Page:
People demonstrate generosity in myriad ways, from gifts of time and money to everyday acts of kindness toward loved ones—and even to deeds that involve substantial self-sacrifice, like donating a kidney to a stranger. But we are often nowhere near as generous as we could (or even aspire to) be. In short: although we have the capacity to be generous, we don't always act generously.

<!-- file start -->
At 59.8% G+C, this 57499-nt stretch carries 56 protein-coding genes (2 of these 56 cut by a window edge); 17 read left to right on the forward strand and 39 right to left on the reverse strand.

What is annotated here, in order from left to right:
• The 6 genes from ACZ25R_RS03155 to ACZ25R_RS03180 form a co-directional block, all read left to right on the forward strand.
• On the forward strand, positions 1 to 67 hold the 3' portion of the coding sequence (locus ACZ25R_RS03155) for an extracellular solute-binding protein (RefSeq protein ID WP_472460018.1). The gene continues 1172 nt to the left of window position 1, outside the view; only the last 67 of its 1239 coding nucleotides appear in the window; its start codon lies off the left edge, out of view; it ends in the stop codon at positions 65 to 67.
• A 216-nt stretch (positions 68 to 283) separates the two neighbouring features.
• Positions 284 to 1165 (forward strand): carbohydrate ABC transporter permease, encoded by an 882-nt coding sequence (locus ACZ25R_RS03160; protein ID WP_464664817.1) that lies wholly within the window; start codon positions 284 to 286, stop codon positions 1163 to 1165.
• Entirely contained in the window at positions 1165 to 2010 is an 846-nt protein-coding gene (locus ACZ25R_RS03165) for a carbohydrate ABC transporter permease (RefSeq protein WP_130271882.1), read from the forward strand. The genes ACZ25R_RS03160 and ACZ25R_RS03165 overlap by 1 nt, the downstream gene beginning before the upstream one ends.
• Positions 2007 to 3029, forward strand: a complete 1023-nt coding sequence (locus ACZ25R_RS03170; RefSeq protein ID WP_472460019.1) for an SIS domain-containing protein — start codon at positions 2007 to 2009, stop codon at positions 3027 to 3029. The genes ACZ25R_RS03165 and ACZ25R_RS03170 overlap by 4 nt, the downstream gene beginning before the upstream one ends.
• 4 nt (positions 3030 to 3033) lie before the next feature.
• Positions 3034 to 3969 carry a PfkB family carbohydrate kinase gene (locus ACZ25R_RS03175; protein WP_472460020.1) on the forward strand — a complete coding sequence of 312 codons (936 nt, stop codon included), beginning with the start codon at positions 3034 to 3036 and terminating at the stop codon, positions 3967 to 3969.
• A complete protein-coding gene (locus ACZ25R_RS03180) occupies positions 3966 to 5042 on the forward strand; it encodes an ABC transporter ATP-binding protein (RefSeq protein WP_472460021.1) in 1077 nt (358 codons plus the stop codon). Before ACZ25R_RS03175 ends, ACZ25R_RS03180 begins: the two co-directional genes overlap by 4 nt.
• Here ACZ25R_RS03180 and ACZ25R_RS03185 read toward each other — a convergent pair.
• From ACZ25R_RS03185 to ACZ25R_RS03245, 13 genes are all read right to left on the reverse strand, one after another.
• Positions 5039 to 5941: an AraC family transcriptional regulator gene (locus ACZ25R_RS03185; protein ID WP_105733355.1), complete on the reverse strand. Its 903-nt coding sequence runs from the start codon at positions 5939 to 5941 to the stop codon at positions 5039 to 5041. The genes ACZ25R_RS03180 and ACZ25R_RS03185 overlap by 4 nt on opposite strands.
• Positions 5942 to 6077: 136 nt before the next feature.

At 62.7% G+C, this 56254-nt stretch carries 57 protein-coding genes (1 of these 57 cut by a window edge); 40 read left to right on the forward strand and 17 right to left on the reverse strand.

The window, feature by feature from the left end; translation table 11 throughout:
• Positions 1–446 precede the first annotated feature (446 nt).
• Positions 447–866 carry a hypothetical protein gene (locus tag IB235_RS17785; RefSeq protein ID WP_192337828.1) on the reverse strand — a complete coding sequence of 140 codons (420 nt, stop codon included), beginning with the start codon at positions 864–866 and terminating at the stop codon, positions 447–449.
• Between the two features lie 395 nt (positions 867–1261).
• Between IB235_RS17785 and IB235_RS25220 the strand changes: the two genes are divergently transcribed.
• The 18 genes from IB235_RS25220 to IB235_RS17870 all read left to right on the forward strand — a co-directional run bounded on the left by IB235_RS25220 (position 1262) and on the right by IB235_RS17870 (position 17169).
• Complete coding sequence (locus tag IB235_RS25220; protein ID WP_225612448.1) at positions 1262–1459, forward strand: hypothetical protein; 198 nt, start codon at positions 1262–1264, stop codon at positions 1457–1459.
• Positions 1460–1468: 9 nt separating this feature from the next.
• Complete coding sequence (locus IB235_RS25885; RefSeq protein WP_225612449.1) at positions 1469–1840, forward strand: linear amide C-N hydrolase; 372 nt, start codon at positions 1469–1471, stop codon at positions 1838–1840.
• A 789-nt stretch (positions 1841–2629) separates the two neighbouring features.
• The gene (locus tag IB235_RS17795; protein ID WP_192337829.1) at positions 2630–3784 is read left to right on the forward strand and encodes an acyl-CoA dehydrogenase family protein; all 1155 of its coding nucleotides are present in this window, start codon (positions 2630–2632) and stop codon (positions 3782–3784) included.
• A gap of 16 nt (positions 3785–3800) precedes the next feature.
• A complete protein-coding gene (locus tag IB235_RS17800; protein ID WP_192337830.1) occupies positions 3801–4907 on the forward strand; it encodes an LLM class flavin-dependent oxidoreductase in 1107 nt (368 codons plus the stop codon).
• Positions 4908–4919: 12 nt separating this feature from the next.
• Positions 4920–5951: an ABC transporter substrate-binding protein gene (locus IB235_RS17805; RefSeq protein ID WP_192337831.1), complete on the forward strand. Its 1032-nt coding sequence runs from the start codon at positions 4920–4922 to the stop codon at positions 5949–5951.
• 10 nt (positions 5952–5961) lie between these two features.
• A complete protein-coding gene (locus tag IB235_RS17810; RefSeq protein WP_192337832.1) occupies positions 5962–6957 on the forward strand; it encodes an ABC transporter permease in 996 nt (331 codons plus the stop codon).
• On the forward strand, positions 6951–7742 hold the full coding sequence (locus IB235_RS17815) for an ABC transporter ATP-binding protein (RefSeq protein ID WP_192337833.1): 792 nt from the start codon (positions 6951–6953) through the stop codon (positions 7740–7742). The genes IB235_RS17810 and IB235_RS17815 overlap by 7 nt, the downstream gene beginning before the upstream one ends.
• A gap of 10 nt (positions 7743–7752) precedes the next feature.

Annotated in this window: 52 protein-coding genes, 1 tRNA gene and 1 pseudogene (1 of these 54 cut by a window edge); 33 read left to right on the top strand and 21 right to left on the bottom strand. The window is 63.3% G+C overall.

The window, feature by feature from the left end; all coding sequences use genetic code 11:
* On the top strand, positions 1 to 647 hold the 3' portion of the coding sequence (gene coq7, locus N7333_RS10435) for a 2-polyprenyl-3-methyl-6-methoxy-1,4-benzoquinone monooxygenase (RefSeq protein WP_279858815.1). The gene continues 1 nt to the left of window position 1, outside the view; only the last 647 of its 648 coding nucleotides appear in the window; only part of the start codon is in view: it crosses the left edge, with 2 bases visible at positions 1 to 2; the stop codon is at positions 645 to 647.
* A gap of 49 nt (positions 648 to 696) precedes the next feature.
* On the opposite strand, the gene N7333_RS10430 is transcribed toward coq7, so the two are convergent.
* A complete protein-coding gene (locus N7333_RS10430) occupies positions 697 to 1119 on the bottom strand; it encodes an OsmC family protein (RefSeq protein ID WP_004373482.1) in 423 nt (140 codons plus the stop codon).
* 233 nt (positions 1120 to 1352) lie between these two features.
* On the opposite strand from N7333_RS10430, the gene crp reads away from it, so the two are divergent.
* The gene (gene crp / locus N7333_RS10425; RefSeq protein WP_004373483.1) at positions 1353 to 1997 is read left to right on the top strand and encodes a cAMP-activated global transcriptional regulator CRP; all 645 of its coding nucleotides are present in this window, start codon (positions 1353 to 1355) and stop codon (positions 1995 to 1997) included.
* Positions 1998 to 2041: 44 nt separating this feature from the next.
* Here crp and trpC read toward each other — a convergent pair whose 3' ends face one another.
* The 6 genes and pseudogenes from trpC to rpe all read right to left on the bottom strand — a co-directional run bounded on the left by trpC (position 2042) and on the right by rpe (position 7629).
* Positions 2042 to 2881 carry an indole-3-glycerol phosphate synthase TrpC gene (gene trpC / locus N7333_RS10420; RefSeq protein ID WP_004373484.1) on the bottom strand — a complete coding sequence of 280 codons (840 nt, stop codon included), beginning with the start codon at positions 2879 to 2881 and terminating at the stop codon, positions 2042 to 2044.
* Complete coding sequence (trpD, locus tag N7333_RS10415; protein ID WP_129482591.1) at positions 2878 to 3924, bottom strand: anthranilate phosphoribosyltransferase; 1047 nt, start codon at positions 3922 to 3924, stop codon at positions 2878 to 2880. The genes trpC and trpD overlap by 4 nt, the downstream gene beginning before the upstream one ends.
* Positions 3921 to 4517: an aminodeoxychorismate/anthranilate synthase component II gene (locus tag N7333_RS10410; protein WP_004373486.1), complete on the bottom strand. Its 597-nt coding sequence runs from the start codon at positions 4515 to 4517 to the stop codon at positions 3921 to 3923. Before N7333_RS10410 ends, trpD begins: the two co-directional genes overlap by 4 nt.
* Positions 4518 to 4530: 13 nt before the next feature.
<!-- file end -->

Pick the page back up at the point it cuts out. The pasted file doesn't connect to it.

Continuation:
What are the biological, psychological, and social factors that encourage people to give time, money, and assistance? What effects does such generous behavior have on their well-being? What accounts for differences in individual levels of generosity—and what methods might encourage individuals to give more? Are there evidence-based strategies for cultivating greater degrees of generosity? Such questions have given rise to numerous studies, the results of which are described in a new report commissioned by the John Templeton Foundation. The document provides a high-altitude overview of more than 350 studies and meta-studies published in nearly 200 refereed publications between 1971 and 2017.